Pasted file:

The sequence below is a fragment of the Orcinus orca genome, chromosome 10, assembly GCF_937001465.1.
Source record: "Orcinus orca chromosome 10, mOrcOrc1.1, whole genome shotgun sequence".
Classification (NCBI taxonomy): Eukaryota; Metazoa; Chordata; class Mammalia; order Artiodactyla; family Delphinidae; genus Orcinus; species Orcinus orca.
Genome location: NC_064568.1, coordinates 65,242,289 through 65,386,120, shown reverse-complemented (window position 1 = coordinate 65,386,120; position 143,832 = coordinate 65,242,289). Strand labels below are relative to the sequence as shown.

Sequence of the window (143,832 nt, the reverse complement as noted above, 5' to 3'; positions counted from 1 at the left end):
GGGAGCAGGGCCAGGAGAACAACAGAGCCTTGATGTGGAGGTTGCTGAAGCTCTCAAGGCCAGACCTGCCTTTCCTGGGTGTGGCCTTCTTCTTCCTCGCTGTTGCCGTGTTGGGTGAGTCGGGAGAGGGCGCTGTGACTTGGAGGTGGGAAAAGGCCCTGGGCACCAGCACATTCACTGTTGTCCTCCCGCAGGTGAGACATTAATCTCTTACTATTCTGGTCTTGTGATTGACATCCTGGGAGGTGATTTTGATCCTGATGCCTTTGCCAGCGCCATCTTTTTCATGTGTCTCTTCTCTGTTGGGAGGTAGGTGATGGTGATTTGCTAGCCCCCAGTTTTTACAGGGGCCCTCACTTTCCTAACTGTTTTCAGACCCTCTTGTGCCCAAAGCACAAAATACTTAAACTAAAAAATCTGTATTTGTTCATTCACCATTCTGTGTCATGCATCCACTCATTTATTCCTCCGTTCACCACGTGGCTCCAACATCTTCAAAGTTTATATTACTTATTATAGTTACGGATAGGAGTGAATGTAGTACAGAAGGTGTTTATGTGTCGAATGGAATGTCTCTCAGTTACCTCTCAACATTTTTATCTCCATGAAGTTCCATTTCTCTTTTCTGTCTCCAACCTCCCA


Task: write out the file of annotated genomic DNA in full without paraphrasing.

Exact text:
The sequence below is a fragment of the Orcinus orca genome, chromosome 10, assembly GCF_937001465.1.
Source record: "Orcinus orca chromosome 10, mOrcOrc1.1, whole genome shotgun sequence".
Classification (NCBI taxonomy): Eukaryota; Metazoa; Chordata; class Mammalia; order Artiodactyla; family Delphinidae; genus Orcinus; species Orcinus orca.
Genome location: NC_064568.1, coordinates 65,242,289 through 65,386,120, shown reverse-complemented (window position 1 = coordinate 65,386,120; position 143,832 = coordinate 65,242,289). Strand labels below are relative to the sequence as shown.

Sequence of the window (143,832 nt, the reverse complement as noted above, 5' to 3'; positions counted from 1 at the left end):
GGGAGCAGGGCCAGGAGAACAACAGAGCCTTGATGTGGAGGTTGCTGAAGCTCTCAAGGCCAGACCTGCCTTTCCTGGGTGTGGCCTTCTTCTTCCTCGCTGTTGCCGTGTTGGGTGAGTCGGGAGAGGGCGCTGTGACTTGGAGGTGGGAAAAGGCCCTGGGCACCAGCACATTCACTGTTGTCCTCCCGCAGGTGAGACATTAATCTCTTACTATTCTGGTCTTGTGATTGACATCCTGGGAGGTGATTTTGATCCTGATGCCTTTGCCAGCGCCATCTTTTTCATGTGTCTCTTCTCTGTTGGGAGGTAGGTGATGGTGATTTGCTAGCCCCCAGTTTTTACAGGGGCCCTCACTTTCCTAACTGTTTTCAGACCCTCTTGTGCCCAAAGCACAAAATACTTAAACTAAAAAATCTGTATTTGTTCATTCACCATTCTGTGTCATGCATCCACTCATTTATTCCTCCGTTCACCACGTGGCTCCAACATCTTCAAAGTTTATATTACTTATTATAGTTACGGATAGGAGTGAATGTAGTACAGAAGGTGTTTATGTGTCGAATGGAATGTCTCTCAGTTACCTCTCAACATTTTTATCTCCATGAAGTTCCATTTCTCTTTTCTGTCTCCAACCTCCCA